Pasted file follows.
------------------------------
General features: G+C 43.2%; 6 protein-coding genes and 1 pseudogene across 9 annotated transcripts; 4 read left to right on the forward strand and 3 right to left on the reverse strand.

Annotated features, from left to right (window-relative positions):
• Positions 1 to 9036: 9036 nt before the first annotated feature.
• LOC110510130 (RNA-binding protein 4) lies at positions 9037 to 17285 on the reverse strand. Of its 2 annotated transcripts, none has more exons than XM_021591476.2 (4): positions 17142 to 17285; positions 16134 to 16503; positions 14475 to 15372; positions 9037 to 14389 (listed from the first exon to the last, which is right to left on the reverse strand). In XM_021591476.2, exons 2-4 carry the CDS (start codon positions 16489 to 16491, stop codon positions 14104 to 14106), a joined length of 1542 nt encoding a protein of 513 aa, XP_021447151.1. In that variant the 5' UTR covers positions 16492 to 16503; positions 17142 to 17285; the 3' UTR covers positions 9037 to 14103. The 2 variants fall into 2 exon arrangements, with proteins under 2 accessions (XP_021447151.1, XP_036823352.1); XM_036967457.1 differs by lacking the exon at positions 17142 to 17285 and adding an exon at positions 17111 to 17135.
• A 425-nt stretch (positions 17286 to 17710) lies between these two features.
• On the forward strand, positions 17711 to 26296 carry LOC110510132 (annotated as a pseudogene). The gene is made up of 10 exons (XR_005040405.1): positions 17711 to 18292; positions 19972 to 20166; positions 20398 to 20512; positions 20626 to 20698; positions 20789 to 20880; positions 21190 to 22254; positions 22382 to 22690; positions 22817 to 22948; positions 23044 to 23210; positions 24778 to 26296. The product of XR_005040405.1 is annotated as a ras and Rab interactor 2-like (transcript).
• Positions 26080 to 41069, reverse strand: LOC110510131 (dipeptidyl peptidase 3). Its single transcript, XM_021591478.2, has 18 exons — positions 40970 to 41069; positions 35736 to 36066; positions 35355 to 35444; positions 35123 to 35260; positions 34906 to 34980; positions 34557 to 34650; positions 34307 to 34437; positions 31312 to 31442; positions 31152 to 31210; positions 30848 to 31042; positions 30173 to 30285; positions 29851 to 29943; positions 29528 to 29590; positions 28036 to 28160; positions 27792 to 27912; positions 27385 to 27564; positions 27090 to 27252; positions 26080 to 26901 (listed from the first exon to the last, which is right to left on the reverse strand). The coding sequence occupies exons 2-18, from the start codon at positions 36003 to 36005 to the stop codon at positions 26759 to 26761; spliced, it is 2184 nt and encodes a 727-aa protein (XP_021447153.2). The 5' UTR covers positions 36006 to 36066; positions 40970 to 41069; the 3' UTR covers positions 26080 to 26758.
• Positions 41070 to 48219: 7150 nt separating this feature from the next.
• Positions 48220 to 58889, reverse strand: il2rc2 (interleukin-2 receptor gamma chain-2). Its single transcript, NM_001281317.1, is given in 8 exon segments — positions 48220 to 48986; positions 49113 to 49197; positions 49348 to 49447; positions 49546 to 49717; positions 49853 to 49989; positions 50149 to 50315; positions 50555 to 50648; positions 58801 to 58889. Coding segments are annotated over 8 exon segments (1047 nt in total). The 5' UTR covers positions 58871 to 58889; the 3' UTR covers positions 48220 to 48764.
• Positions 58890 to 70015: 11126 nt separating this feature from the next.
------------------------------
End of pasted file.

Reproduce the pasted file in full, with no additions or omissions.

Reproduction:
General features: G+C 43.2%; 6 protein-coding genes and 1 pseudogene across 9 annotated transcripts; 4 read left to right on the forward strand and 3 right to left on the reverse strand.

Annotated features, from left to right (window-relative positions):
• Positions 1 to 9036: 9036 nt before the first annotated feature.
• LOC110510130 (RNA-binding protein 4) lies at positions 9037 to 17285 on the reverse strand. Of its 2 annotated transcripts, none has more exons than XM_021591476.2 (4): positions 17142 to 17285; positions 16134 to 16503; positions 14475 to 15372; positions 9037 to 14389 (listed from the first exon to the last, which is right to left on the reverse strand). In XM_021591476.2, exons 2-4 carry the CDS (start codon positions 16489 to 16491, stop codon positions 14104 to 14106), a joined length of 1542 nt encoding a protein of 513 aa, XP_021447151.1. In that variant the 5' UTR covers positions 16492 to 16503; positions 17142 to 17285; the 3' UTR covers positions 9037 to 14103. The 2 variants fall into 2 exon arrangements, with proteins under 2 accessions (XP_021447151.1, XP_036823352.1); XM_036967457.1 differs by lacking the exon at positions 17142 to 17285 and adding an exon at positions 17111 to 17135.
• A 425-nt stretch (positions 17286 to 17710) lies between these two features.
• On the forward strand, positions 17711 to 26296 carry LOC110510132 (annotated as a pseudogene). The gene is made up of 10 exons (XR_005040405.1): positions 17711 to 18292; positions 19972 to 20166; positions 20398 to 20512; positions 20626 to 20698; positions 20789 to 20880; positions 21190 to 22254; positions 22382 to 22690; positions 22817 to 22948; positions 23044 to 23210; positions 24778 to 26296. The product of XR_005040405.1 is annotated as a ras and Rab interactor 2-like (transcript).
• Positions 26080 to 41069, reverse strand: LOC110510131 (dipeptidyl peptidase 3). Its single transcript, XM_021591478.2, has 18 exons — positions 40970 to 41069; positions 35736 to 36066; positions 35355 to 35444; positions 35123 to 35260; positions 34906 to 34980; positions 34557 to 34650; positions 34307 to 34437; positions 31312 to 31442; positions 31152 to 31210; positions 30848 to 31042; positions 30173 to 30285; positions 29851 to 29943; positions 29528 to 29590; positions 28036 to 28160; positions 27792 to 27912; positions 27385 to 27564; positions 27090 to 27252; positions 26080 to 26901 (listed from the first exon to the last, which is right to left on the reverse strand). The coding sequence occupies exons 2-18, from the start codon at positions 36003 to 36005 to the stop codon at positions 26759 to 26761; spliced, it is 2184 nt and encodes a 727-aa protein (XP_021447153.2). The 5' UTR covers positions 36006 to 36066; positions 40970 to 41069; the 3' UTR covers positions 26080 to 26758.
• Positions 41070 to 48219: 7150 nt separating this feature from the next.
• Positions 48220 to 58889, reverse strand: il2rc2 (interleukin-2 receptor gamma chain-2). Its single transcript, NM_001281317.1, is given in 8 exon segments — positions 48220 to 48986; positions 49113 to 49197; positions 49348 to 49447; positions 49546 to 49717; positions 49853 to 49989; positions 50149 to 50315; positions 50555 to 50648; positions 58801 to 58889. Coding segments are annotated over 8 exon segments (1047 nt in total). The 5' UTR covers positions 58871 to 58889; the 3' UTR covers positions 48220 to 48764.
• Positions 58890 to 70015: 11126 nt separating this feature from the next.